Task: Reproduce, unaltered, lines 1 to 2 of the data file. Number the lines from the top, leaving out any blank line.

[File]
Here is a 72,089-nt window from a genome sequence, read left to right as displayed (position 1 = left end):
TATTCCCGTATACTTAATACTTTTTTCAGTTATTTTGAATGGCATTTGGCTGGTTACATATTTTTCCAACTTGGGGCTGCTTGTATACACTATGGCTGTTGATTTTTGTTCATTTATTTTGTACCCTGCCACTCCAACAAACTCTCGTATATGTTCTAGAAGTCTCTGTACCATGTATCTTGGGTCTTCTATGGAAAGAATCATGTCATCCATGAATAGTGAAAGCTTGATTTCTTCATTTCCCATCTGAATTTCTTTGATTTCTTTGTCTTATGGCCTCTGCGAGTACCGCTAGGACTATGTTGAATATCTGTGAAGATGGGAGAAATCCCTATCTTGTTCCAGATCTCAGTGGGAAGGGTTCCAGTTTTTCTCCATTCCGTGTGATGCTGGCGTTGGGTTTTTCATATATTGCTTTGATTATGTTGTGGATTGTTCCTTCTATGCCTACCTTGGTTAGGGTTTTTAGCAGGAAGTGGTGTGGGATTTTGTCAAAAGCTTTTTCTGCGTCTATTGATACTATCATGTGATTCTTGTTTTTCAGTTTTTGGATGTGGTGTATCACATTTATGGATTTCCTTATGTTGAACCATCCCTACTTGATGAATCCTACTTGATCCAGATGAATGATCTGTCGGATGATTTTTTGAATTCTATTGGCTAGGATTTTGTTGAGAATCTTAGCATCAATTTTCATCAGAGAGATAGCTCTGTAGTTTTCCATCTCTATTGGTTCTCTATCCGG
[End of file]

Here is a 72,089-nt window from a genome sequence, read left to right as displayed (position 1 = left end):
TATTCCCGTATACTTAATACTTTTTTCAGTTATTTTGAATGGCATTTGGCTGGTTACATATTTTTCCAACTTGGGGCTGCTTGTATACACTATGGCTGTTGATTTTTGTTCATTTATTTTGTACCCTGCCACTCCAACAAACTCTCGTATATGTTCTAGAAGTCTCTGTACCATGTATCTTGGGTCTTCTATGGAAAGAATCATGTCATCCATGAATAGTGAAAGCTTGATTTCTTCATTTCCCATCTGAATTTCTTTGATTTCTTTGTCTTATGGCCTCTGCGAGTACCGCTAGGACTATGTTGAATATCTGTGAAGATGGGAGAAATCCCTATCTTGTTCCAGATCTCAGTGGGAAGGGTTCCAGTTTTTCTCCATTCCGTGTGATGCTGGCGTTGGGTTTTTCATATATTGCTTTGATTATGTTGTGGATTGTTCCTTCTATGCCTACCTTGGTTAGGGTTTTTAGCAGGAAGTGGTGTGGGATTTTGTCAAAAGCTTTTTCTGCGTCTATTGATACTATCATGTGATTCTTGTTTTTCAGTTTTTGGATGTGGTGTATCACATTTATGGATTTCCTTATGTTGAACCATCCCTACTTGATGAATCCTACTTGATCCAGATGAATGATCTGTCGGATGATTTTTTGAATTCTATTGGCTAGGATTTTGTTGAGAATCTTAGCATCAATTTTCATCAGAGAGATAGCTCTGTAGTTTTCCATCTCTATTGGTTCTCTATCCGG